Statues and portraits of China’s leaders – former and present – continue to be placed in religious venues, in an effort to make them the only “gods.”
In its 2018 annual report, US-based non-governmental Christian nonprofit China Aid points out that last year, the most significant change in China’s church-state relations was that “politics takes priority [and] subordinates religion.” Making people sing the national anthem, raising the national flag, and hanging portraits of Mao Zedong and Xi Jinping in churches, as well as incorporating the State Administration for Religious Affairs into the United Front Work Department – these are all signs that the Chinese Communist Party (CCP) is taking full control over religion.
On November 26, 2018, in Shaji township of Yucheng county, under the jurisdiction of Shangqiu city in central China’s Henan Province, a Mao Zedong statue was placed at the entrance of Mulan Temple (formerly “Jade Emperor Temple”). According to a source, the township government demanded to put up the statue of the CCP leader.
The source added, “Township officials in charge of culture and sanitation, and officers from the police station all came for an inspection. They demanded to erect the statue of Mao Zedong, otherwise [the government] will tear down the temple, which was just built for more than 600,000 RMB (about $89,400). Now, the Jade Emperor statue is inside [the temple], and the statue of Mao Zedong is outside. It’s really ironic!”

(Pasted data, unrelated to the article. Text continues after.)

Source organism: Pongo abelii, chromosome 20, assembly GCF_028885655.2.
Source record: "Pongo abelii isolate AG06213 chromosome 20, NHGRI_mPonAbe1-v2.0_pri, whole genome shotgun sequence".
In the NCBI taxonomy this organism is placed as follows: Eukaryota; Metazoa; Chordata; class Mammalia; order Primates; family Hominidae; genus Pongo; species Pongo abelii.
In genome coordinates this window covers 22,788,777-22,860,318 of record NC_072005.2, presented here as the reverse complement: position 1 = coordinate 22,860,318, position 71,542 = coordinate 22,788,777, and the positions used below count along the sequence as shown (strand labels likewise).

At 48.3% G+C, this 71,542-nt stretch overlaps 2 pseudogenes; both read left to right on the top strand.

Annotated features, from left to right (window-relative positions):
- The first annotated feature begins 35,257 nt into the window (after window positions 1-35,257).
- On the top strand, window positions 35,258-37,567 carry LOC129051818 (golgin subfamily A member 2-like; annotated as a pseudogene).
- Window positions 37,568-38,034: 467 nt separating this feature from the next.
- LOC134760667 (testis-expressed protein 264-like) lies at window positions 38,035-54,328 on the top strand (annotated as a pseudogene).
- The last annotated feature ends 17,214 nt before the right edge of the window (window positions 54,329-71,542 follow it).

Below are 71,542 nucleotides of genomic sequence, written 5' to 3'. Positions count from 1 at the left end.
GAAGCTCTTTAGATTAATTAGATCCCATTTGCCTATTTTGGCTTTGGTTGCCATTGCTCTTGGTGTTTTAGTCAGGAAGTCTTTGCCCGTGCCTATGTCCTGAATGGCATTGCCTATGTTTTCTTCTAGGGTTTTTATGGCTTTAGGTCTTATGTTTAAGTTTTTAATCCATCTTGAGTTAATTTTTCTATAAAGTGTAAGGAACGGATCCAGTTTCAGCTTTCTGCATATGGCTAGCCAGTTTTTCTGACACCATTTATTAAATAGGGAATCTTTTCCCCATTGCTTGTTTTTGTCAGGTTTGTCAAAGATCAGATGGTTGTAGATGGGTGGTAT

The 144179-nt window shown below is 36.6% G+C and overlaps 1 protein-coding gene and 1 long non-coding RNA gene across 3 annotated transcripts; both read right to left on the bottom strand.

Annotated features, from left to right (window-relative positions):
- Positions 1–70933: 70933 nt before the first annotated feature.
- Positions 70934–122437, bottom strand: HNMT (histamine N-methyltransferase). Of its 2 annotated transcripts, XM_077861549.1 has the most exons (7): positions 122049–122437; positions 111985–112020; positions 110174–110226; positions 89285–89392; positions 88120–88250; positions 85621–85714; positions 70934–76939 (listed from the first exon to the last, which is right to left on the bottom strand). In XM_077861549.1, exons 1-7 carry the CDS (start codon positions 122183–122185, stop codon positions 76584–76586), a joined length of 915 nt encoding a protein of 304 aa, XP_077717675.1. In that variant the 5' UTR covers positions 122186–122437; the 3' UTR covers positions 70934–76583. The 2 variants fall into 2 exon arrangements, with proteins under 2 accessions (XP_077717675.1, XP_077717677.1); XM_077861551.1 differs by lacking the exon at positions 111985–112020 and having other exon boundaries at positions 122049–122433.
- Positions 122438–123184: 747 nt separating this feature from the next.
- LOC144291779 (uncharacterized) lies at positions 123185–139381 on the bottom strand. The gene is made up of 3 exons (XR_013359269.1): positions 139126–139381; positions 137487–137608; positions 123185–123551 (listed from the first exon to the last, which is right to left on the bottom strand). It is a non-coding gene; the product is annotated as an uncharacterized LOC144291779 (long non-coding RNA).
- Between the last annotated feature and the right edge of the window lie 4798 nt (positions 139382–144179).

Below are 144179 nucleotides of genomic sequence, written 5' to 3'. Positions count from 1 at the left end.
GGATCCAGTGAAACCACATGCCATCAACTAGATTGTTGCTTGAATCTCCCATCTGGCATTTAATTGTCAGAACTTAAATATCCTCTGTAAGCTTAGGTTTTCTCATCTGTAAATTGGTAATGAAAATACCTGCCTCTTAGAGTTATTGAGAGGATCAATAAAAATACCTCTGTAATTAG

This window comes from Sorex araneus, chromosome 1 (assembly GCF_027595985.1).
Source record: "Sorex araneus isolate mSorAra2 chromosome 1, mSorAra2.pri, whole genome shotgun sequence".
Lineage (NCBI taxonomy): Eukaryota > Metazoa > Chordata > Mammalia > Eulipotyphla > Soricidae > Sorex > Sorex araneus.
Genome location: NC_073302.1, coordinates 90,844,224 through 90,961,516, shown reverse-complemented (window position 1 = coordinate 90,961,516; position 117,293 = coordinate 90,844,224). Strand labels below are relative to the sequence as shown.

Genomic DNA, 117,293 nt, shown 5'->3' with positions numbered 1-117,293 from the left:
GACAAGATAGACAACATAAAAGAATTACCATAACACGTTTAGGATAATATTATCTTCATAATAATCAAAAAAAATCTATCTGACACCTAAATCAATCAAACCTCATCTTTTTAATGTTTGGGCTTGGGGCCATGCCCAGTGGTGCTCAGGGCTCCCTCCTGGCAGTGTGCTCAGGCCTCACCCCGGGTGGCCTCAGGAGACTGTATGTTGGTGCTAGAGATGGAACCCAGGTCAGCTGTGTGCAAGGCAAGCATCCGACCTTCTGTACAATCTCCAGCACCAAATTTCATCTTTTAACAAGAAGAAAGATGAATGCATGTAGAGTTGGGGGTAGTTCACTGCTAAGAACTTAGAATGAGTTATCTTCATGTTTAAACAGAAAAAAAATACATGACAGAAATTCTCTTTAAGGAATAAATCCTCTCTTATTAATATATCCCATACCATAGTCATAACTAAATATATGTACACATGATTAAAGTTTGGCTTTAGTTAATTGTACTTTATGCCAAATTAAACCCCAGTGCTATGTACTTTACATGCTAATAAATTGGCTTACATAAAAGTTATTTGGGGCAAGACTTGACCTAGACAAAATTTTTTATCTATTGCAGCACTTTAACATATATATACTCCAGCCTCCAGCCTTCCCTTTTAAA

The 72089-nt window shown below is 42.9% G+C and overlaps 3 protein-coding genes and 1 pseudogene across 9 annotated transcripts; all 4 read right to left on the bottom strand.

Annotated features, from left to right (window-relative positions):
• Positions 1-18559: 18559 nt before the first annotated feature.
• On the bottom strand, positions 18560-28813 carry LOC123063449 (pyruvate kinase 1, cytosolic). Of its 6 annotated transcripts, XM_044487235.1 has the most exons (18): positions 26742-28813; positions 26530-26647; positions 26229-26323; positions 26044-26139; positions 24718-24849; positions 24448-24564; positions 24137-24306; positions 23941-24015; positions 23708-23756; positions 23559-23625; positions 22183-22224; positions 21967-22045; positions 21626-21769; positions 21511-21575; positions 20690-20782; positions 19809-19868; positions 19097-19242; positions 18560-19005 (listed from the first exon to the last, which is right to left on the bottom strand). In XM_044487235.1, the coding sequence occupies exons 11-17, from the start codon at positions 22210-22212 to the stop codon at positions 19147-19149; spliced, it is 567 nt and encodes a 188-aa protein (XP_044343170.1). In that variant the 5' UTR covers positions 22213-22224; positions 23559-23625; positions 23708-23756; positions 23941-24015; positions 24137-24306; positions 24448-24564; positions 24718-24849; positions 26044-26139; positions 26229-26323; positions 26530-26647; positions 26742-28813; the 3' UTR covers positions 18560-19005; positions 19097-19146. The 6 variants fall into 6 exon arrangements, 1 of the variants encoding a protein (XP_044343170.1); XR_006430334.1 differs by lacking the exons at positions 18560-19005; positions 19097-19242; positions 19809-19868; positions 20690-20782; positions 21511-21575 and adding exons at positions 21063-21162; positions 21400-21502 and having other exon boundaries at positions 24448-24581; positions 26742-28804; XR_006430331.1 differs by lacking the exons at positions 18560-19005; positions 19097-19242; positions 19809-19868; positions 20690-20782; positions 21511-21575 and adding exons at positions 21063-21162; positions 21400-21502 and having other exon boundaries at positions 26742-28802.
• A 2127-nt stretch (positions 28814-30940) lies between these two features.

Similarly, Sansheng Temple (literally, Temple of Three Saints) and the Temple of Lord Guan, (both in Huangzhong township of Yucheng county) were threatened with demolition if they did not erect a statue of Mao Zedong.
“Now, the government is conferring the title of ‘gods’ on [China’s] leaders!” one temple’s director said with a sense of helplessness.
Tearing down a portrait of Xi Jinping without permission can also be deemed a crime. On December 24, government personnel from Huangzhuang, in Henan’s Jiaozuo city, arrived at a local Three-Self church meeting venue and ordered it to be shut down because the portrait of Xi Jinping had been torn down without authorization. However, the church’s members have video footage proving that the portrait was, in fact, secretly torn down by government personnel to lay the blame on the church so that it would be shut down. The officials threatened the believers not to publish the video and insisted the meeting venue be banned.
“During the Cultural Revolution, if you were even slightly disrespectful towards a portrait of Mao Zedong or the Little Red Book [“Quotations from Chairman Mao Zedong”], it would be treated as a punishable offense. Now, Xi Jinping is doing the same thing,” an elderly resident lamented.
Such incidents are not unique to Henan. At Wanshou Palace, Tianbao Temple, and other temples in Jiujiang city of southeast China’s Jiangxi Province, bronze statues of Mao Zedong and other “great men” have been placed in conspicuous locations.
Monks at some temples have complained that they must also frequently study the new Regulations on Religious Affairs and take periodic exams. Every day, they are kept busy until one or two o’clock in the morning.
Video 2: Portraits and statues of “great men” enter China’s temples.
At Qingyun Temple in Lantian village, under the administration of Jiangxi Province’s Shangrao city, a 12-meter-tall Guanyin statue was torn down by the authorities because “no statue can be taller than a statue of Mao Zedong.”
Bob Fu, the founder and president of China Aid, said that certain components of China’s current policies on religion are starting to look like those of 1930s’ Germany, when, under the leadership of the Nazis, photos of Hitler were displayed behind pulpits along with symbols of the regime.